Who’s the best choice when a flight department manager position opens up? For the past 50 or so years, the people who usually got the nod were pilots, whether or not they were the best candidates.
Senior executives seem to be realizing just how important the person they choose to run the department can be to the overall success of the operation, or lack of it. With the goal being the best-qualified candidate, the career pendulum is beginning to move toward another group of aviation professionals–people who started their career not in the cockpit, but turning wrenches on the shop floor.
It is with good reason that management has begun to look at more nontraditional solutions to day-to-day operational problems that now arrive in a variety of sizes and shapes, from OSHA to local building codes to EPA troubles that are often not easily solved by people without experience on the business side of aviation.
So why the sudden interest in maintenance people for these top slots? The most apparent answer is awareness by senior management of talent, regardless of how people garner it. Pat Cunningham is Pepsico’s manager of aircraft maintenance at the company’s base at West Chester County Airport, White Plains, N.Y., where he oversees the daily operation of the soft-drink company’s two Falcon 50s and two Challenger 601-3As. He’s been a technician since his start in business aviation 29 years ago.
“What has slowed maintenance people from evolving to flight department managers has for years been the image of the mechanic with a rag in his pocket,” Cunningham said. “They simply were never perceived as management material. Also, pilots are traditionally the people who were right there with the boss all the time. They are the people the boss would think of when it came time to promote someone. But the next person now might very well not be a pilot.”
Ken Peartree has been the aviation department manager at Hewlett Packard since 1986, where he’s responsible for a staff of 30 and seven aircraft. “Today, many more technicians are achieving a much higher level of education beyond the A&P certificate, which makes them much more selectable.” Peartree does not have a degree and rose through the ranks by starting at HP 30 years ago as an aircraft cleaner. “I think a management track today would be pretty difficult to achieve the way I did.”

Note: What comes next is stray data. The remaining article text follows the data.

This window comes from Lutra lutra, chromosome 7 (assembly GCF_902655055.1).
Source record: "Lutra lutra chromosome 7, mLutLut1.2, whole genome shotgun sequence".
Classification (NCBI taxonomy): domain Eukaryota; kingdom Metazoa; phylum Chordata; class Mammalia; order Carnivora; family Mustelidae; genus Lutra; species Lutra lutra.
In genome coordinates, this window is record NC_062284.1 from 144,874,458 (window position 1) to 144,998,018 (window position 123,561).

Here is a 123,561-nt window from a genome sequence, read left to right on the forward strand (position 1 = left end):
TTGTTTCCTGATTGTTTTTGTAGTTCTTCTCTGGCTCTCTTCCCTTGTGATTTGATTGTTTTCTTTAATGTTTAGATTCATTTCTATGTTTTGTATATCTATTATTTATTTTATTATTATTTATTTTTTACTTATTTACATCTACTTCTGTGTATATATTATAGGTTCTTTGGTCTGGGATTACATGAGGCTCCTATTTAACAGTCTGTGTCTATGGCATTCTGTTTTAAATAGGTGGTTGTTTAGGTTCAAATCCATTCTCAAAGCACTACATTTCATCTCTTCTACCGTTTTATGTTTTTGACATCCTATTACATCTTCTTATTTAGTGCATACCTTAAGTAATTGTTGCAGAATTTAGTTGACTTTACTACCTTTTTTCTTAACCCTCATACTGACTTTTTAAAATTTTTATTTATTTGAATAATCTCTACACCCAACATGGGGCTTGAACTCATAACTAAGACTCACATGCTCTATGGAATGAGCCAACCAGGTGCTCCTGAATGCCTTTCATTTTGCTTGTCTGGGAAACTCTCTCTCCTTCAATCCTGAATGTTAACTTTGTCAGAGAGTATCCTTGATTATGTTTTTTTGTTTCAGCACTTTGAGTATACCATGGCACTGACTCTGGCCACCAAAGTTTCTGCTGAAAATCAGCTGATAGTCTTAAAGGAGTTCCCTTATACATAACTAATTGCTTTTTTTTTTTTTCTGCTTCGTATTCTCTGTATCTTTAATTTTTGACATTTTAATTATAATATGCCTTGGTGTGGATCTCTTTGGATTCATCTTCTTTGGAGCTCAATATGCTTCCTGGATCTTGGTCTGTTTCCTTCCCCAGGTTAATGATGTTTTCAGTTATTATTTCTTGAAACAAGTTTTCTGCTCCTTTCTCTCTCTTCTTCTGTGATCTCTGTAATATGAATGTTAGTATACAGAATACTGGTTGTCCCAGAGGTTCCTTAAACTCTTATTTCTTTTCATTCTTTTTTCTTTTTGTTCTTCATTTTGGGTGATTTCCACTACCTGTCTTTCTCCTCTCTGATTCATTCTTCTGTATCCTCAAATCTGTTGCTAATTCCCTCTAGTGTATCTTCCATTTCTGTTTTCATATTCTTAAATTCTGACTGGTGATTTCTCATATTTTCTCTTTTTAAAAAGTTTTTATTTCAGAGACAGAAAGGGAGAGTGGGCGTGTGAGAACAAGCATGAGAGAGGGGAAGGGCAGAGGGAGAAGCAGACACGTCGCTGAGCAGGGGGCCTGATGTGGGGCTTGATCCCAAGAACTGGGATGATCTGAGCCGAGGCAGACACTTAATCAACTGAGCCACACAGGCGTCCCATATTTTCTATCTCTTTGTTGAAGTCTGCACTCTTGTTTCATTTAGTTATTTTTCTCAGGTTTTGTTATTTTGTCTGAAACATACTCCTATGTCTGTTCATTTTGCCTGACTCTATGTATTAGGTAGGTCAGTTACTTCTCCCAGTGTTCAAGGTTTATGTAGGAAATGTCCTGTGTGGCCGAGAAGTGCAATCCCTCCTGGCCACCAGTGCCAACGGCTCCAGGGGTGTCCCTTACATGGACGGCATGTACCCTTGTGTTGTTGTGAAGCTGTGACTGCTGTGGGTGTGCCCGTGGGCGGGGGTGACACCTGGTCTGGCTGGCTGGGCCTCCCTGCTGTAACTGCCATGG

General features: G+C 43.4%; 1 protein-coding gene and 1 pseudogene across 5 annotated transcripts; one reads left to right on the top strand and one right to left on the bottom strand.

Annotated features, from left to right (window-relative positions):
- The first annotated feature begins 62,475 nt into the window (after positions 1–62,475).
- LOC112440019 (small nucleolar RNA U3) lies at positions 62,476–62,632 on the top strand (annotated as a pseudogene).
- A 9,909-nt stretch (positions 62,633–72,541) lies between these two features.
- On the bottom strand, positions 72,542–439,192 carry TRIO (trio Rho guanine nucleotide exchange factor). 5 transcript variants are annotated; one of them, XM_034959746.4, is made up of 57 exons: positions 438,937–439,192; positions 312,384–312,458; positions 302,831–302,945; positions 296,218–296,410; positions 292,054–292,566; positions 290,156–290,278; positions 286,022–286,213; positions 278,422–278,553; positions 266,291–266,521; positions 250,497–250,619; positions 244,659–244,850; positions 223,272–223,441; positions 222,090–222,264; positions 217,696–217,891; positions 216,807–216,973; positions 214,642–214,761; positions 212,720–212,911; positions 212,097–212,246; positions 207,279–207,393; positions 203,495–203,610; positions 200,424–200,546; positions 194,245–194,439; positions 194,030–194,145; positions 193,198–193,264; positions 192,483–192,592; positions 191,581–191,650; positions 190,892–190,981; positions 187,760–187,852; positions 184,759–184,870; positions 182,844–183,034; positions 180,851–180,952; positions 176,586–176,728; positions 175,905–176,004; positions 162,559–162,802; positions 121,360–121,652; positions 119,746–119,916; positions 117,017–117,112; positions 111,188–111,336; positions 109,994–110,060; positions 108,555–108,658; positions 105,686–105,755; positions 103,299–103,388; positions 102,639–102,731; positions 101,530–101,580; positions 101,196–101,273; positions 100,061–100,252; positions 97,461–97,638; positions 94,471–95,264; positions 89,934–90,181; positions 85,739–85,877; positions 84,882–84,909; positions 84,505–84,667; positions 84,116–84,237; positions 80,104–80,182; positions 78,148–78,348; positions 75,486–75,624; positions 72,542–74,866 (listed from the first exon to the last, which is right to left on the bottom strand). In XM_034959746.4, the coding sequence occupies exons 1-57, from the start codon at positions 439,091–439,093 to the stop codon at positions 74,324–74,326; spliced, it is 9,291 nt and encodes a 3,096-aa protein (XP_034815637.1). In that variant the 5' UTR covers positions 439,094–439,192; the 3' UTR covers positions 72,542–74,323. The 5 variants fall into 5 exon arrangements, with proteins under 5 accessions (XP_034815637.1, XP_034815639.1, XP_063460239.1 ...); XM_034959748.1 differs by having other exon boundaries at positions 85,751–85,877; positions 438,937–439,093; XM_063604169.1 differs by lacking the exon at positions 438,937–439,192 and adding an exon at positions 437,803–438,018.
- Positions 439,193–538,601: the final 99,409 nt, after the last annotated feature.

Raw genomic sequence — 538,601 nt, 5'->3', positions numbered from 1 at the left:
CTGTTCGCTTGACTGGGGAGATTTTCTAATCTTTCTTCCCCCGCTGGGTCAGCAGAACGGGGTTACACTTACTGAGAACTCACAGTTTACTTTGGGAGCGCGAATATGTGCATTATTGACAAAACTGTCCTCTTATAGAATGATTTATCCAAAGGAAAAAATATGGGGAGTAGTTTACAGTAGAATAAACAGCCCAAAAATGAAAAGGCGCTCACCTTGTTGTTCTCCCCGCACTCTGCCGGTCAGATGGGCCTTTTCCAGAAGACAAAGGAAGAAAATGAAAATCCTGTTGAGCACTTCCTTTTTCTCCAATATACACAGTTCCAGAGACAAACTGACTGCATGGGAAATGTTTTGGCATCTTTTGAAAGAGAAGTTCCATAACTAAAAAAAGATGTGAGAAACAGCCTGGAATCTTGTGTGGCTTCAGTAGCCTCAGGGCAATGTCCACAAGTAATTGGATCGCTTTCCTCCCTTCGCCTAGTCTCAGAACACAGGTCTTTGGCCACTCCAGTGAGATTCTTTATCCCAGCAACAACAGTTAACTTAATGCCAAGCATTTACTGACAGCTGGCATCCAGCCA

Another maintenance technician said the reason few mechanics rose to the department manager slot in the past may have been a chicken-and-egg issue. “Many technicians just never thought the manager’s slot was available because so many pilots seemed to be headed in that direction. Really, though, we should be looking for the best-qualified individuals to fill these positions. Today, executives are looking outside the box to fill these jobs.”
Mark Dietrich has risen through the Chalk Hill Winery ranks after graduating from
San Jose State University’s A&P program and working four years in the Navy on Sabreliners and DC-9s. He’s been that company’s aviation department manager for 10 years and flies the turbine Cessna 206 floatplane, but leaves the Citation X to his other two full-time pilots.
“Pilots are professionals and know what to do in the cockpit,” he said. “But the real day-in-and-day-out business is all about facility management and things like insurance and OSHA compliance. There are so many regulatory issues, especially if a department has its own building on the airport, that I would not want to be the guy gone flying who needs to deal with these things when I got back. When our flight department expanded, it seemed like a natural progression to give the job to a person who was on site most of the time.” Cunningham said, “One thing about hiring a maintenance technician as a manager, rather than a pilot, is that a technician brings much broader operational perspectives to the facility.”